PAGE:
Sunday, December 18, 2011

Imagine there's no conspiracy? It's easy only if you're Tom Moran...

Tom Moran's editorial today is preposterous.   I am not an investigative journalist, but with just a bit of careful reading it's pretty easy to see the handwriting on the wall.  Allow me to illustrate.

Last month I noticed a story out of St. Lois, MO about Imagine Schools, the largest for profit charter management chain in the country.  

Imagine Schools operates 75 schools in 12 states and the District of Columbia.  As a full-service charter school operator, Imagine is basically a multi-state “school district” educating approximately 40,000 students (about the same size as the Newark public school system, while larger than Cincinnati, Minneapolis, or Buffalo).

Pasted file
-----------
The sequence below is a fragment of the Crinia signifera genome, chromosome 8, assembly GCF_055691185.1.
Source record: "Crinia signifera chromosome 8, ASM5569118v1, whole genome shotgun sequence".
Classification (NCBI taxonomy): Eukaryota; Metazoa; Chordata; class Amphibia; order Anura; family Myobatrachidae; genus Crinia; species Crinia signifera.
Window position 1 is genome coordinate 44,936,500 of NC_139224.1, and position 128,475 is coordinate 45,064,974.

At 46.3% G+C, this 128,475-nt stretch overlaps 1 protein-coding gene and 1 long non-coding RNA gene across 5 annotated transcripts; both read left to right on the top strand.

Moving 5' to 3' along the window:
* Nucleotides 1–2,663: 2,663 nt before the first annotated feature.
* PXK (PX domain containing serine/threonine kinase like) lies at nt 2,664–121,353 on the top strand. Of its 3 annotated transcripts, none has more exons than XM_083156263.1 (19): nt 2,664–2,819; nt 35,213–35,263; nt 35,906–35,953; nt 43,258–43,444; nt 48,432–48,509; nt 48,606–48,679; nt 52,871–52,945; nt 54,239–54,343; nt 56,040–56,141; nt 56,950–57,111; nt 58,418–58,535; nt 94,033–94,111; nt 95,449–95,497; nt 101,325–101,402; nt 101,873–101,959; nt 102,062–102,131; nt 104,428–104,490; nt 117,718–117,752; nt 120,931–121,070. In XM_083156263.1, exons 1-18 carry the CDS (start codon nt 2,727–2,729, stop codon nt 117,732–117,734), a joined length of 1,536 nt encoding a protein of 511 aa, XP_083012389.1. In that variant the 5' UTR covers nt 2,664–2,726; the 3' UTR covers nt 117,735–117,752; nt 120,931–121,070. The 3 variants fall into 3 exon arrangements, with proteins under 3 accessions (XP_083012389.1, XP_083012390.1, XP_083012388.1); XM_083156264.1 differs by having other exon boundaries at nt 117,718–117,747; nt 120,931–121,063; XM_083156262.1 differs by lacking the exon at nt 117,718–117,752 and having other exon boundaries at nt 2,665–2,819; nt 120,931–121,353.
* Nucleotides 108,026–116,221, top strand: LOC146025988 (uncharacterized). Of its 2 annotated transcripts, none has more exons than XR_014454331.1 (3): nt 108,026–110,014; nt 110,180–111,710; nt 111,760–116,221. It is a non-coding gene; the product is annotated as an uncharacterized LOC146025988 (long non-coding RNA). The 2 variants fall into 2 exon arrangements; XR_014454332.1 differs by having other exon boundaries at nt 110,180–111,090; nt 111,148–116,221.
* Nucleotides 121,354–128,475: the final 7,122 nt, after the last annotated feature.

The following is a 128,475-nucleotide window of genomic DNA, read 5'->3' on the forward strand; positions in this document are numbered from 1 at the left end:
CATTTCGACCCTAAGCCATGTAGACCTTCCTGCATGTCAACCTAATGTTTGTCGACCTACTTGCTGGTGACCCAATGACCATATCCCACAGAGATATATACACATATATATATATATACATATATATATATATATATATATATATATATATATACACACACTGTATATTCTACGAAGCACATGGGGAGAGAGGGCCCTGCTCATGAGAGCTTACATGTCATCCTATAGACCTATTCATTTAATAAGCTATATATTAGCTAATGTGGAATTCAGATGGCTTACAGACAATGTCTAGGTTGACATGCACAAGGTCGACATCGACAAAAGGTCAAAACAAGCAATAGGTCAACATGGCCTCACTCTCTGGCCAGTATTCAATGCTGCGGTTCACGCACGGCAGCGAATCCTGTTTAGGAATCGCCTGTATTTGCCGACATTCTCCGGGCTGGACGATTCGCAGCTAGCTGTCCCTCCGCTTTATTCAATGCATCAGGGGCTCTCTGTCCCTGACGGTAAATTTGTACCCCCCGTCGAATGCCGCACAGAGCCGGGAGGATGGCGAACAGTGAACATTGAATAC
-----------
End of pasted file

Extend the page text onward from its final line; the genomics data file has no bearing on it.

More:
Their St. Lois schools are failing - big time.  So much so the mayor called for every single school they operate in his city to be shut down.  Imagine not only operates the schools, they also make a killing buying, selling and leasing the facilities that their charters occupy.  They have a whole separate arm of their business that handles these transactions called Schoolhouse Finance.  Such an innocuous sounding name, isn't it?  Conjures up images of a little red schoolhouse in the middle of a prairie.  

Except for this:

The charter school operator Imagine Schools has placed a top executive on administrative leave and has received a stern warning from the sponsor of its St. Louis schools, following revelations about the company's financial dealings.